With this conceptual foundation in place, Ezequiel now turned upon the focus of his talk, namely an analysis of the importance of play. The phenomenon of play can be tackled in several different ways. For example, it can be seen as an exploration of the dimensions of the I-can/I-can’t. In the sense that play is interpreted as the construction and exploration of constraints, we can understand it as the bringing forth of a new freedom through the self-imposed adherence to a set of rules. In addition, in pretend-play it is possible to see the roots of the creation of worlds of meaning. During make-belief the object of the pretend-play becomes the target of a similarity/difference dialectic which can ground the skilful coping required for value guided exploration. In this manner play emerges as a form of life.

During the discussion after the talk Ezequiel made some comments on how such considerations impact on concrete experimental work. Since play is essentially constituted by decision making it is necessary to gain a better understanding of the operations involved in such “choice-making”. However, he also pointed out that in order to have artificial agents of which we can say that they actually create value, they necessarily have to self-constitute their identities. This is still an ongoing challenge for enactive AI and robotics which has not yet been resolved in a satisfactory manner.

After the discussion a game was played which could be described as a drawing version of Chinese whispers. The “artworks” resulting from this activity were interpreted by Ezequiel as examples of value guided explorations of creative autonomy versus self-imposed constraints.

The end.

Any comments? Suggestions?

Tom

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4 Responses

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  1. edizquierdo said, on November 9, 2006 at 10:08 am

    Sorry to hear that. Although that had not happened to me using this site, because it can always happen when you are doing things online… as a rule of thumb, whenever I will write something elaborate online (e.g. blog, wiki, webmail), I first write it on some text-pad locally and only copy and paste when finished. Just in case, WordPress also has a ‘save’ button that does not immediately publish but stores it for later.

  2. xabier said, on November 13, 2006 at 10:23 am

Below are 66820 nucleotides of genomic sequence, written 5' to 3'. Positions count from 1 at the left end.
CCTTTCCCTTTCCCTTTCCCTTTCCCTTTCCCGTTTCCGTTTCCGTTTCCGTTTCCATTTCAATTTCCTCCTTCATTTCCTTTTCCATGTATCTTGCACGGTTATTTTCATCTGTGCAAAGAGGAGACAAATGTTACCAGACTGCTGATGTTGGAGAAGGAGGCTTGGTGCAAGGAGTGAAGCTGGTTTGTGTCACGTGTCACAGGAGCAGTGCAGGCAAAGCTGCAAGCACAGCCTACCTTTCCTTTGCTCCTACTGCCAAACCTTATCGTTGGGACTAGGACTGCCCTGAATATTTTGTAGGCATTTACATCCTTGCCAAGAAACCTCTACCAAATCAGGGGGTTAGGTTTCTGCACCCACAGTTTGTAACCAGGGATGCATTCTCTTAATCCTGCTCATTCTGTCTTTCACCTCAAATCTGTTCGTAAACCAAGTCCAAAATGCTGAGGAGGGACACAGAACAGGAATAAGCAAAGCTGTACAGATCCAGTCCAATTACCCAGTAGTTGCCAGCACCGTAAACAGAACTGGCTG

Nice talk!

    I hear Ezequiel talking about games first time in Compiagne during the Phiteco Seminars. I found it really fascinating. I just have a question… how and what did the final game you played exactly consisted of?

    thanks,

    xabier

  3. Ezequiel said, on November 13, 2006 at 11:11 am

    The game was a simple example of how an activity can constrain itself, and at the same time that activity is spontaneously seeking to break constraints.

    I handed over pieces of paper to people. On these pieces you could find a single line or curve or a simple doodle. I asked everyone to

    1. look at the paper
    2. add a single contribution to what was in there
    3. pass on the result to the person sitting next to them
    4. repeat

    The results were not precisely artworks (sorry!) but they revealed different styles of working with constraints. Some people completed previous figures, others tried to break the obvious completion, other added details that transformed existing figures into a new meaning (like a dot for an eye, transforming an enclosed shape into a face).

    Nothing special, but it illustrated my points about play being a dialectics between creating new constraints and submitting to them.

    Ezequiel

  4. xabier said, on November 17, 2006 at 5:45 pm

    Nice! thanks for the explanation.

    I wonder, nevertheless, that talks in terms of constraints is sometimes to fuzzy in the sense that almost anything in biological, cognitive or social sciences can be interpreted as a constraint. Indeed what looks like breaking a constraint from a descriptive level might also be interpreted as following a higher level constraint. This does not mean that the game be useless or uninteresting I just wanted to share the worry that it is too often difficult to go beyond that point of conceptualizing certain processes as constraints and/or attractors. On the other hand, because GOFAI concepts are much closer to linguistic structures it is easier to expres and built more “complicated” explanations (where “complicated” just means longer and compositionally structured).

    x